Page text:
We may say Mary was the mother of Jesus and probably had other children, and that she tried to restrain Jesus during his ministry. Anything more may be conjecture. If people find Mary stories help their honouring and following Christ, that is fine, so long as they do not expect others to relate to the figure they have constructed as if she was a real person with a key part to play at the present time.
42 Heigham Road
Norwich NR2 3AU

From Kathleen Kinder
Sir, - Most Anglicans would say that the ordination of women to the priesthood is "consonant with" scripture, since there are clear indications in the New Testament of the way women's headship roles could develop. There are no such indications regarding the development of cults concerning Mary.

Anglicans differ from Roman Catholics in that scripture is for us the primary authority. We do not believe that scripture and tradition are of equal value; nor that the two always flow in harmony, side by side, towards the goal of ultimate truth.

If a miracle should occur, and Roman Catholics come to accept that the ordination of women to the priesthood is "consonant with" scripture, then perhaps Anglicans might be prepared to study more sympathetically the long history of Marian devotion which led to the promulgation by two pre-Vatican II popes of the dogmas of the immaculate conception and the assumption.

It is not possible at this stage to see how the two Churches can come into full communion unless a diversity of opinion is allowed on doctrines that at present appear to Anglicans to fail the ultimate Reformation test.
KATHLEEN KINDER (Reader, Methodist local preacher)
Valley View, Station Road Giggleswick, Settle
North Yorkshire BD24 0AB

From the Revd G. D. Mills
Sir, - In your report about the ARCIC statement ( News, 20 May), David Hilborn is quoted as saying that the Commission's treatment of Mary's part in Christ's redeeming work was "unconvincing as a singular apologetic for the Roman Catholic doctrine of the immaculate conception". As a Catholic priest of the Church of England, I would heartily agree with him.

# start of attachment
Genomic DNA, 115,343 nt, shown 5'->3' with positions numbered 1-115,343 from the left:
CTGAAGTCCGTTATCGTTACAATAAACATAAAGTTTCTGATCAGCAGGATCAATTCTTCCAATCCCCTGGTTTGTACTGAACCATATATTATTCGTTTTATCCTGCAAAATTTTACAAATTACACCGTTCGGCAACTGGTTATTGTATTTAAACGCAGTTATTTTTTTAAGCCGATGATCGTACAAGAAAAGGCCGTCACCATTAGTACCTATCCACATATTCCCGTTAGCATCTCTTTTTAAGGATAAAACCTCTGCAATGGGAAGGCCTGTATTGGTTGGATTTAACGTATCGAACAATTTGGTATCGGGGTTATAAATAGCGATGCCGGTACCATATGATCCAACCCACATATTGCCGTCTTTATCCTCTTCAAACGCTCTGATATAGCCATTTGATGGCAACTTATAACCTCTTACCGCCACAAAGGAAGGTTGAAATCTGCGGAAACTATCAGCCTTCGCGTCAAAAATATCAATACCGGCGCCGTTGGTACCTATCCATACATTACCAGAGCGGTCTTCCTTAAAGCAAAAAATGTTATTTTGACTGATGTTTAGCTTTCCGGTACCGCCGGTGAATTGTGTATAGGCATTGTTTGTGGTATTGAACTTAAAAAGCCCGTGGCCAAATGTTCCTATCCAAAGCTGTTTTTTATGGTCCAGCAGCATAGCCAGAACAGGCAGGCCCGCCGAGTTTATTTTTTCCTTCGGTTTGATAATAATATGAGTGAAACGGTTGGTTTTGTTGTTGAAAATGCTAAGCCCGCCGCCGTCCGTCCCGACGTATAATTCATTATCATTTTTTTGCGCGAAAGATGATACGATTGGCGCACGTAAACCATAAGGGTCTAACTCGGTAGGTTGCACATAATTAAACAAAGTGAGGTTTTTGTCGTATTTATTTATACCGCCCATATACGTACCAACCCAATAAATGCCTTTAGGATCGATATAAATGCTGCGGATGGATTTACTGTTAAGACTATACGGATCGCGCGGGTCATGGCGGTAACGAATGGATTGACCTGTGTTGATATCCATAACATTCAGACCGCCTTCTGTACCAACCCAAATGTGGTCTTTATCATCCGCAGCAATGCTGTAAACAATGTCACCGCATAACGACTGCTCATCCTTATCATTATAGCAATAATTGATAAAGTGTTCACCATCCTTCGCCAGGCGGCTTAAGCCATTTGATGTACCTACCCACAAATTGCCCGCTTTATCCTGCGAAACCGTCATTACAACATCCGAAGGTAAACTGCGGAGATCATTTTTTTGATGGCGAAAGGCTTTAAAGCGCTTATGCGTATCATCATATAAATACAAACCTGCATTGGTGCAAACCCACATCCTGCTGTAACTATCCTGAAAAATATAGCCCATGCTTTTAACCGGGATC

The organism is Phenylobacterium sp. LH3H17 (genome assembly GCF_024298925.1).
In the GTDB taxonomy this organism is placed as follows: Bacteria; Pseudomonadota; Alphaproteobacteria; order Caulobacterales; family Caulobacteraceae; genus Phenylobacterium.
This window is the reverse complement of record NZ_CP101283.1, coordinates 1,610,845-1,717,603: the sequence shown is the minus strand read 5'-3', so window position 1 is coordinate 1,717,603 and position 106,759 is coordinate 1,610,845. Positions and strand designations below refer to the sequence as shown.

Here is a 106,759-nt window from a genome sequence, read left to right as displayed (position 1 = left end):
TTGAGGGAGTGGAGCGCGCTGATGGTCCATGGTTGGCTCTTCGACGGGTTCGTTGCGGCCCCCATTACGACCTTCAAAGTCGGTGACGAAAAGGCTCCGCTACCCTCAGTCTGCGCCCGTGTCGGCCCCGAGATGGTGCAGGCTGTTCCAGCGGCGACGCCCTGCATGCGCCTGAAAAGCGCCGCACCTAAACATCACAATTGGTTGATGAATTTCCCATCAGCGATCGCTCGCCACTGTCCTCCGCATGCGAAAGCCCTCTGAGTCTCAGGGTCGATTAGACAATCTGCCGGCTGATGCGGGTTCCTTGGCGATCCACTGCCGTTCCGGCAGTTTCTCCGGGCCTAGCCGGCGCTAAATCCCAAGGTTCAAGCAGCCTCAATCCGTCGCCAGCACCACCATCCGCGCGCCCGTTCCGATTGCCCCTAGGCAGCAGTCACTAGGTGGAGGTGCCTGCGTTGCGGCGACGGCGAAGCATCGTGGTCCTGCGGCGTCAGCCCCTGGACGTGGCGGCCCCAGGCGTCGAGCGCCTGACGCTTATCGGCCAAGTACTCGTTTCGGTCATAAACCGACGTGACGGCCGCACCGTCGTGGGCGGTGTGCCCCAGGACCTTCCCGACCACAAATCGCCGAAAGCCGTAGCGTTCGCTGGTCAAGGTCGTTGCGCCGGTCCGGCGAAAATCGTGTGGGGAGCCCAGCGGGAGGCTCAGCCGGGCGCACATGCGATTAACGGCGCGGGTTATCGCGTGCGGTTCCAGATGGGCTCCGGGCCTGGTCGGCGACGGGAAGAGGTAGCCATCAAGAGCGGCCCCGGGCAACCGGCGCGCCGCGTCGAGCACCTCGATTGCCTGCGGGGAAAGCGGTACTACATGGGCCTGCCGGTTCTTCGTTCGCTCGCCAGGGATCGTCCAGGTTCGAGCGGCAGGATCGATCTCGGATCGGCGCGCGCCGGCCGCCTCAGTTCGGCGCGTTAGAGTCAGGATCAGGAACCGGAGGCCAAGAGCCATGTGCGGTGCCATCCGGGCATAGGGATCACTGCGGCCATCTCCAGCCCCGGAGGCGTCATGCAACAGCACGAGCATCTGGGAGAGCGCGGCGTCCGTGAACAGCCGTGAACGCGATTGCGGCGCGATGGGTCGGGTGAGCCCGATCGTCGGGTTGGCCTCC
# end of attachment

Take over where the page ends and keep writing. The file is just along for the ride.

The doctrines of the immaculate conception and the assumption are, however, only on the periphery of the debate between Rome and the Church of England. The claim to universal jurisdiction of the Bishop of Rome, which can be justified neither by scripture nor from the tradition of the Early Church, is at the centre of the problem, and is such a complete block to close relationships between our Churches that there seems to be little point in discussing other matters before it is resolved.
Holmelands House, Raby Lane
East Cowton, Northallerton
North Yorkshire DL7 0BW

From the Revd J. D. Wright
Sir, - On the feast of Corpus Christi, I attended a certain Brighton church, where the traditional order of Benediction was used. I was reminded that Anglo-Catholics have been saying for a long time, "Blessed be her holy and immaculate conception," and "Blessed be her glorious assumption."
St Cuthman's Vicarage
Brighton BN2 5HW

From Mr John Ewington
Sir, - The recent news concerning the Anglican and Roman interpretation of the BVM's place in our faith reminds me of a sermon once preached by that splendid and very amusing priest Colin Stephenson, who once had charge of the Anglican Shrine at Walsingham.

He said: "Imagine that you get to heaven, and there is our Lord with a group of mutual friends standing around and chatting. How embarrassing it would be when Jesus turned to you, and, gesturing towards a lady, said, 'I don't think you know my Mother?'"

Surely, that is a position in which none of us should care to find ourselves.
Hillbrow, Godstone Road
Bletchingley, Surrey RH1 4PJ